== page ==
“In September Endō settled in Lyon, where he enrolled at the Catholic University and the University of Lyon’s Faculty of Letters to study French Catholic writers. In the streets Endō encountered plaques marking locations where fighters in the French Resistance had fallen; he also learned about a massacre of civilians by the Resistance in the town of Fons. His experiences on ship and the traces of the Resistance in France pushed him in the following years to write several stories, two novellas, and a novel about collaboration, resistance, and war crimes in France and Japan. Twice in 1952 Endō spent time in sanatoria in the Alps for tuberculosis. He moved to Paris in the autumn of that year and was hospitalized there in December. One of the patients in his four-bed room, a veteran, berated Endō with memories of his treatment by the Japanese army in Indochina. In January 1953 he departed Marseille for Japan because of his health. In 1954 he published a semi-autobiographical story called ‘As Far as Aden’ (‘Aden made’), about a Japanese student’s time in France, where he discovered he was un jaune, a yellow man, in the eyes of French whites….

“Yet the geographies of each writer’s lived experience are not as distinct as those in which scholarship presently confines them. The circumstances that shaped their writings on color and colonialism were at once personal and part of a history that encompassed both the Caribbean and East Asia. Reading Endō’s work through Fanon’s, and Fanon’s through Endō’s, reveals a mid-twentieth-century history of race and racialization on a large (I will not say global) scale. In this history decolonization and what should be called the de-imperialization of Japan by the victors in the Asia-Pacific War are entangled with the demise of the European empires and the rise of the American. The transformations coincided with manifold changes in the social meanings of black, white, and yellow and the rights associated with them. A history and a criticism in which this kind of encounter is plausible and meaningful must dismantle the analytically separate problematics of anticolonialism and decolonization, on the one hand, and of “postwar” and the Cold War in Asia, on the other. Reconstructing the history that connects Endō and Fanon does more than historicize these two writers’ early works. It suggests too what can be gained from an intellectual history and a criticism that ignores divisions more constructed than real while acknowledging, rather than trying to reconcile, the heterogeneous and sometimes contradictory qualities of the geography that results.” Continue reading …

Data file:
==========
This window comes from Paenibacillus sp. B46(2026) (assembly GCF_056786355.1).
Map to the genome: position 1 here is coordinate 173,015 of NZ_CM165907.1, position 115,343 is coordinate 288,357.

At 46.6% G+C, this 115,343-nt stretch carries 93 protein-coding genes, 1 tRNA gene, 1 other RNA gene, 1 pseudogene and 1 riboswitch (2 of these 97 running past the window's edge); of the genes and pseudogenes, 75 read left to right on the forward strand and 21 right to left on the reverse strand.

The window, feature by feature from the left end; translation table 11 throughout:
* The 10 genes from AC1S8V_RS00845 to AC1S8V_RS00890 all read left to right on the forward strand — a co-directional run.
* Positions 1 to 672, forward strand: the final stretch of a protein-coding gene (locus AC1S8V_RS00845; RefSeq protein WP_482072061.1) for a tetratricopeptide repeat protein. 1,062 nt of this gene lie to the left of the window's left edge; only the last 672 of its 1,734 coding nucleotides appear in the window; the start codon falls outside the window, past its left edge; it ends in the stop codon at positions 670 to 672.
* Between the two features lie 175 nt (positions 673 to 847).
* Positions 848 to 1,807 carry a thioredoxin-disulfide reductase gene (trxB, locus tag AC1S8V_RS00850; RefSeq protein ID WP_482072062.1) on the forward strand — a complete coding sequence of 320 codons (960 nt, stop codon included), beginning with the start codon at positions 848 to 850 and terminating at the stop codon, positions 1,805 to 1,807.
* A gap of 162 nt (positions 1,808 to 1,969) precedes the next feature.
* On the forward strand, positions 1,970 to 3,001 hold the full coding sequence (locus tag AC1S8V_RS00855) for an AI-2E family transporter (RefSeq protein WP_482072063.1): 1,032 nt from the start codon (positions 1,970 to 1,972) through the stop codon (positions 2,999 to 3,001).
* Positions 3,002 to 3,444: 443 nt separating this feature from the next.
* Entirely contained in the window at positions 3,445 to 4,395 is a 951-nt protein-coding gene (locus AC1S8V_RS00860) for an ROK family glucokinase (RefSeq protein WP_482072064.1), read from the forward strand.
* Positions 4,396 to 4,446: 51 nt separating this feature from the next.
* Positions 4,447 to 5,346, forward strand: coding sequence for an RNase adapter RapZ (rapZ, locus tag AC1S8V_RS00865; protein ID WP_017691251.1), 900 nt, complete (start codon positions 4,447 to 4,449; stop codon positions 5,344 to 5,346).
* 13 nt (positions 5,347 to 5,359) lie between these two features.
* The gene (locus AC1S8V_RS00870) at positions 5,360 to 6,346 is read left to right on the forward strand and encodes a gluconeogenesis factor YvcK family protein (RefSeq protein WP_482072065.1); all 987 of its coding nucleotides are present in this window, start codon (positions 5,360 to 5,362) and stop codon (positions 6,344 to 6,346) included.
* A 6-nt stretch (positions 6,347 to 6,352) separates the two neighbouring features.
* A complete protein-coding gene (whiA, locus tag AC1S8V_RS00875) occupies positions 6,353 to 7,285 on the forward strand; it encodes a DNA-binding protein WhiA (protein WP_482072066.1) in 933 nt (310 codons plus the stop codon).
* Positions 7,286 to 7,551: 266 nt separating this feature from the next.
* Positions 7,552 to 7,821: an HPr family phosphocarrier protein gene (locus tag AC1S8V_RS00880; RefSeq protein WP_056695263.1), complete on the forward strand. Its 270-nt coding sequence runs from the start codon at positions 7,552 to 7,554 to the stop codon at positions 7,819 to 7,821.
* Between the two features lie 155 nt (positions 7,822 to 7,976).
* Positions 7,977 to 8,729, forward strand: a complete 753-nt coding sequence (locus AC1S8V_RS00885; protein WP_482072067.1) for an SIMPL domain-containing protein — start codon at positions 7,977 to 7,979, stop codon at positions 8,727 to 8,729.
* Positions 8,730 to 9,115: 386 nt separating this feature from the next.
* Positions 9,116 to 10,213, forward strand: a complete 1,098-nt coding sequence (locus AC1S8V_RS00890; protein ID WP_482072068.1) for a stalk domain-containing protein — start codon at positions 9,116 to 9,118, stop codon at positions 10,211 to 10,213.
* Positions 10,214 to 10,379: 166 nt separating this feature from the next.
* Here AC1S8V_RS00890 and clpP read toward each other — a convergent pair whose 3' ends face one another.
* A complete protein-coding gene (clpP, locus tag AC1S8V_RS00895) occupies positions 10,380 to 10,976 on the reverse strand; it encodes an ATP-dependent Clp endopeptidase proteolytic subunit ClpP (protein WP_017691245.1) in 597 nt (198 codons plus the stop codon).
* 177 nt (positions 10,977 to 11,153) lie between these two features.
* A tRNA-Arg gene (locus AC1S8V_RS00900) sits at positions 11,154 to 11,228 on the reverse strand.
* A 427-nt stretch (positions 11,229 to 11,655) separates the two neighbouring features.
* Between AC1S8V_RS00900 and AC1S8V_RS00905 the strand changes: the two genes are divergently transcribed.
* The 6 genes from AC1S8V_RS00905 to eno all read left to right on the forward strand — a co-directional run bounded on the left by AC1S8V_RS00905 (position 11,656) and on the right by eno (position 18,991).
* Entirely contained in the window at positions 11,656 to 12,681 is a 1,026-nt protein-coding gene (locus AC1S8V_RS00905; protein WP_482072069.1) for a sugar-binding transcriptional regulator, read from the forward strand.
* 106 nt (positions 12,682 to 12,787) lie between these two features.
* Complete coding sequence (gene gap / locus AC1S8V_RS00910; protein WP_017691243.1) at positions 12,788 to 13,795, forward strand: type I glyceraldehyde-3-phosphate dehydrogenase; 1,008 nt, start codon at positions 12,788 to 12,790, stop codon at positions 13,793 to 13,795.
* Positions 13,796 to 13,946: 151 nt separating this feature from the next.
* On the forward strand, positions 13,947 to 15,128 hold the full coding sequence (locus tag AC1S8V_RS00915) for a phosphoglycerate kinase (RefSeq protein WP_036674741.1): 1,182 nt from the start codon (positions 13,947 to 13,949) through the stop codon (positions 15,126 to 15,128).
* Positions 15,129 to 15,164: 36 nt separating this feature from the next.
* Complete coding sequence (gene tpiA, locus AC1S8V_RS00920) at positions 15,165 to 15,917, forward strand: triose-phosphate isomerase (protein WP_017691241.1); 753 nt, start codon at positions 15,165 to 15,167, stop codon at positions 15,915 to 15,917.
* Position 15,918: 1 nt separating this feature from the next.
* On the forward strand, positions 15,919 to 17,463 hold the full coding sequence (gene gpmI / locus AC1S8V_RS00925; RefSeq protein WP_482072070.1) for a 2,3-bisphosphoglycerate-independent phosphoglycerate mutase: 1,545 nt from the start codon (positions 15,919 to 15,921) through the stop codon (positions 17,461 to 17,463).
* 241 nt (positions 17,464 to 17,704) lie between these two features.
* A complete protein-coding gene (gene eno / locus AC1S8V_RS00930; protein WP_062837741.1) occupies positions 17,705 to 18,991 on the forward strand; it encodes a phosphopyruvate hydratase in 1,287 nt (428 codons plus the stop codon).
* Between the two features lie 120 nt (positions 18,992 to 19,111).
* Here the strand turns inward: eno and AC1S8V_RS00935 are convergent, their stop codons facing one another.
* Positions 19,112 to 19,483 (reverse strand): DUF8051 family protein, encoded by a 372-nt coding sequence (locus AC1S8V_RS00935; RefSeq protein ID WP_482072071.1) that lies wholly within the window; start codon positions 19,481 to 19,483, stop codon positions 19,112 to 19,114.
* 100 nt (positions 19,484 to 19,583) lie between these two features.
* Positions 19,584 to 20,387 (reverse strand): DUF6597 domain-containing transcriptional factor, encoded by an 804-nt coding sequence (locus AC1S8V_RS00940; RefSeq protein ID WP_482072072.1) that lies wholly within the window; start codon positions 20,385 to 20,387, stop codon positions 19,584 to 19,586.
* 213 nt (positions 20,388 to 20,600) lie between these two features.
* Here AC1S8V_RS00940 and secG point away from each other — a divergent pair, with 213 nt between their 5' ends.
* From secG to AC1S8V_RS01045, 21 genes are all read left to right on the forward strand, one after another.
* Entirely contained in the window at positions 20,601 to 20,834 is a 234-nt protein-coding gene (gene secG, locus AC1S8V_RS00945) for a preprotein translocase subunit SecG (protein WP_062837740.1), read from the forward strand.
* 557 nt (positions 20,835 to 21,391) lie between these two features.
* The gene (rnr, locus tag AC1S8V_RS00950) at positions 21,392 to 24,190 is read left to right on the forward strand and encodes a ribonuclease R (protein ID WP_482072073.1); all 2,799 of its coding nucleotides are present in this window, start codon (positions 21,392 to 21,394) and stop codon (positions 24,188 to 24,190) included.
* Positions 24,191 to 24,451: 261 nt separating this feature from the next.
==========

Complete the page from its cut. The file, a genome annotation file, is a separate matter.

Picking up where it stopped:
CHRISTOPHER L. HILL is Assistant Professor of Japanese literature at the University of Michigan. The author of National History and the World of Nations: Capital, State, and the Rhetoric of History of Japan, France, and the United States (Durham, 2008), he is currently completing a book on the transnational career of the naturalist novel and beginning a project on Japanese writers in the “Bandung moment” of the 1950s.

Blackface in 1950s Israel?

Bar-Yosef - fig 5
Eitan Bar-Yosef writes on “Zionism, Apartheid, Blackface: Cry the Beloved Country on the Israeli Stage” in Representations 123

Numerous theatrical productions in 1950s Israel employed blackface to simulate negritude on the stage. Focusing on Habima’s 1953 production of Lost in the Stars—the musical drama based on Alan Paton’s best-selling novel Cry, the Beloved Country—and reading it in the context of Israel’s involvement in postcolonial black Africa, this essay demonstrates how, by reflecting the slippery nature of Jewish whiteness, blackface performances on the Hebrew stage captured the complex relationship between Zionism and apartheid.

Image: You Can’t Take It With You (1947), courtesy of the Yehuda Gabbai Theater Archive, Sha’ar Zion Library—Beit Ariela, Tel-Aviv